Simon Ingram

Simon Ingram

Terrestrial Assemblages (Simon Ingram with Kamahi Electronics, Verdi NZ, and Acryform)

Sapflux Monitor, 2024

Kawa poplar, sap sensor, cabling, solar panel and assembly, charge controller, battery, microcontrollers, code, RGB LED matrix panel, and plexiglass

Courtesy Gow Langsford Gallery, Tāmaki Makaurau/Auckland.

With support from Chris and Charlotte Swasbrook, and Kamahi Electronics.

Simon Ingram draws on approaches from artificial life, brain science, robotics, radio astronomy, and earth-system science.  For many years, he has been making paintings by systemic, mechanical, and electronic means. The gridded compositions of his early Automata Paintings were arrived at using simple algorithms. Later, he developed painting machines that generated novel compositions in response to low-frequency atmospheric waves and high-frequency cosmic waves. Ingram has become increasingly involved in environmental concerns. In 2019, he formed Terrestrial Assemblages, a contemporary-art-based ecological working group, to create awareness of natural systems. Terrestrial Assemblages’ Sapflux Monitor visualises sap flow in a kawa tree, and the humidity and air temperature around it, using an assembly of sensors, microcontrollers, and code. It demonstrates dynamic processes within the tree, as it responds and deals with climatic conditions, in situ and in real time.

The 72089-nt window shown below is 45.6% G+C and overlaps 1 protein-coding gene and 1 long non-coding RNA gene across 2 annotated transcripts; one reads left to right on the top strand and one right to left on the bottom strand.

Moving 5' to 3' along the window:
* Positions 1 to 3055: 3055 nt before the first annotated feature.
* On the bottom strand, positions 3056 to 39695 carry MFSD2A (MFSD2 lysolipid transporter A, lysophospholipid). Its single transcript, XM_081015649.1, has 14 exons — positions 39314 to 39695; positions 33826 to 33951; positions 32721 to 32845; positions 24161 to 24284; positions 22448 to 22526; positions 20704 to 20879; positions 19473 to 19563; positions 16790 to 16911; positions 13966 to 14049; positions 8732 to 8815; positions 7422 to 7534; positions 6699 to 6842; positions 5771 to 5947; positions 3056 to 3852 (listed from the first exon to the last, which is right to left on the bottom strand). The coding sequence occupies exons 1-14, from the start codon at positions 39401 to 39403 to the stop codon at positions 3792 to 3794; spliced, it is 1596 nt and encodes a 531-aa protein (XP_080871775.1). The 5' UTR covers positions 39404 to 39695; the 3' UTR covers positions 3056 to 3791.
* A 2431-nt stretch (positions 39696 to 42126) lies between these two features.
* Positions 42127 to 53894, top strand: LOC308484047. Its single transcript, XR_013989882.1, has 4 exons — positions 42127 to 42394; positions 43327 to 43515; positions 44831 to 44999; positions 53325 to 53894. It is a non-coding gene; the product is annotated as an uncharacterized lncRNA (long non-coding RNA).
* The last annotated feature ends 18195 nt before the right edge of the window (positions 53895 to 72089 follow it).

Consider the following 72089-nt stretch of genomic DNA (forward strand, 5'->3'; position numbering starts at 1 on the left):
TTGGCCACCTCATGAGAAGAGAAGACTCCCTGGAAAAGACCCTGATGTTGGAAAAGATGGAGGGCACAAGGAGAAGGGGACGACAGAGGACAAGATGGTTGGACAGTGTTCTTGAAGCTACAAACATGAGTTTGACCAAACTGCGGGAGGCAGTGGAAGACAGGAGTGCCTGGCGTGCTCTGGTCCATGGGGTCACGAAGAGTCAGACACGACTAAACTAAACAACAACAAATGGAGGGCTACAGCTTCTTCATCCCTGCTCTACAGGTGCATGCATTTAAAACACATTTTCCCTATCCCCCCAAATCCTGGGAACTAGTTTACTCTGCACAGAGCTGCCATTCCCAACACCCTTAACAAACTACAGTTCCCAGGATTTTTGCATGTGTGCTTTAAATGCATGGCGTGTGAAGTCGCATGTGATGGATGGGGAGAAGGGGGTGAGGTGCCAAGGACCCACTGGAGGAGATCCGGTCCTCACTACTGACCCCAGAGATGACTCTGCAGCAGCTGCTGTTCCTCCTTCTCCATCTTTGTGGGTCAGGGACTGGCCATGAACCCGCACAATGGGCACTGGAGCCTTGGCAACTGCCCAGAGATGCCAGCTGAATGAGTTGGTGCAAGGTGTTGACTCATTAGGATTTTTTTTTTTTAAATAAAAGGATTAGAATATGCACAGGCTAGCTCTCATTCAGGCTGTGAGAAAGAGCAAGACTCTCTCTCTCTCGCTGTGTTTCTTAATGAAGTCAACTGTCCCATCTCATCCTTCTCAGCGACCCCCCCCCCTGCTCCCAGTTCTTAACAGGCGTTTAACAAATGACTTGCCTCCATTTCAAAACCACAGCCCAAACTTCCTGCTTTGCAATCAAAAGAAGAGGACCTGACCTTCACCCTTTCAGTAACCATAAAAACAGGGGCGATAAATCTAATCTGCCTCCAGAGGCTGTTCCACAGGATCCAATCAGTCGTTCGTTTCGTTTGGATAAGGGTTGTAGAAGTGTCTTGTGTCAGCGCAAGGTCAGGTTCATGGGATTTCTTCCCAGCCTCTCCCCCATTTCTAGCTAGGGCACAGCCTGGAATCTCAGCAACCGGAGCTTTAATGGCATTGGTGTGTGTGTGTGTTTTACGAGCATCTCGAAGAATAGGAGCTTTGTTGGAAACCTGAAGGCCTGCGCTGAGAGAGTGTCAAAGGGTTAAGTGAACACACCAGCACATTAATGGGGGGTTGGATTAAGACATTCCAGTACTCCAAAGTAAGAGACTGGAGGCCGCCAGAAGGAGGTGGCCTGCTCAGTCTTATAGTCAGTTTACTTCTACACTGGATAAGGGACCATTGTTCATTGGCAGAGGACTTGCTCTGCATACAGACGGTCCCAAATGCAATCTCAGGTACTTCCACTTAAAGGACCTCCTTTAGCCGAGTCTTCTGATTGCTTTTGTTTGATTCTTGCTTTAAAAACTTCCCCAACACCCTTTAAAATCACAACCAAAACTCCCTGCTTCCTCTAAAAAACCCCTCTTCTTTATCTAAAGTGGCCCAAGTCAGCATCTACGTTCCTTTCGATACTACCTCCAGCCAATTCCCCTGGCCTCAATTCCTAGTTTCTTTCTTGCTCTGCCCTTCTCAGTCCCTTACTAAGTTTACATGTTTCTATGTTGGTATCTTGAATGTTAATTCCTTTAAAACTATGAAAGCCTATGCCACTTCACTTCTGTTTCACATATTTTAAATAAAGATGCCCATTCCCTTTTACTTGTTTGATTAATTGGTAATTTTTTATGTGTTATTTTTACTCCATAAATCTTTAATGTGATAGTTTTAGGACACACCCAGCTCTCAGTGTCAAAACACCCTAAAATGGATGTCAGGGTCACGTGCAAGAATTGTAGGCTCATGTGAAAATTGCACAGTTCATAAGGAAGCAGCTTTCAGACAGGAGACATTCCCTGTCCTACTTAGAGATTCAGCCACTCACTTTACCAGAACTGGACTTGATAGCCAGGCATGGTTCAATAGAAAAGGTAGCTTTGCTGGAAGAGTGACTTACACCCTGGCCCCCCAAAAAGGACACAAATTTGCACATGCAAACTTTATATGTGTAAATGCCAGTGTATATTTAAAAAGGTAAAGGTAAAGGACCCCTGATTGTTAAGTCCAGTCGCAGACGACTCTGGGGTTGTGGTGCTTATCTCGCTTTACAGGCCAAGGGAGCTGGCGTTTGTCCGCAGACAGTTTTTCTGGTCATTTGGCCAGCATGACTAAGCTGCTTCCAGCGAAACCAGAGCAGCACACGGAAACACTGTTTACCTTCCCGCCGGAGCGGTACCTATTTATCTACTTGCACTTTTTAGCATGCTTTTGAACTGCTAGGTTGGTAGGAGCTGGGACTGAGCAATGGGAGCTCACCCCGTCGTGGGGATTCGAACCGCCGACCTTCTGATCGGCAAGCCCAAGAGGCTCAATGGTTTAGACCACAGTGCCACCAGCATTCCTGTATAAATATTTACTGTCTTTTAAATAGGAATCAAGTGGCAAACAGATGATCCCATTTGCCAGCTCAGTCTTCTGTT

Simon Ingram (b.1971) lives in Tāmaki Makaurau/Auckland. He completed a doctorate at Te Waka Tūhura Elam School of Fine Arts in 2006 and joined Gow Langsford Gallery in 2008. In 2019, he formed Terrestrial Assemblages, bringing together specialists from different fields, to develop art-science-based works. With the Govett-Brewster Art Gallery and Taranaki iwi, Terrestrial Assemblages is currently developing work addressing water quality. Ingram’s international group exhibitions include Minus Space, PS1 MoMA, New York, in 2008; My Eyes Keep Me in Trouble, Kunstverein Medienturm, Graz, in 2009; Contact, Frankfurter Kunstverein, in 2012; and Open Codes, ZKM, Karlsruhe, in 2017. His recent shows include The Algorithmic Impulse, City Gallery Wellington, in 2021; Machine in the Garden, Whangārei Art Museum, in 2022; Rhythms of the Brain with NZ Trio, Dunedin Public Art Gallery, in 2022, and Auckland Art Gallery, in 2023; and Colour Masses in the Fourth Dimension, Gow Langsford Gallery, Tāmaki Makaurau/Auckland, in 2023.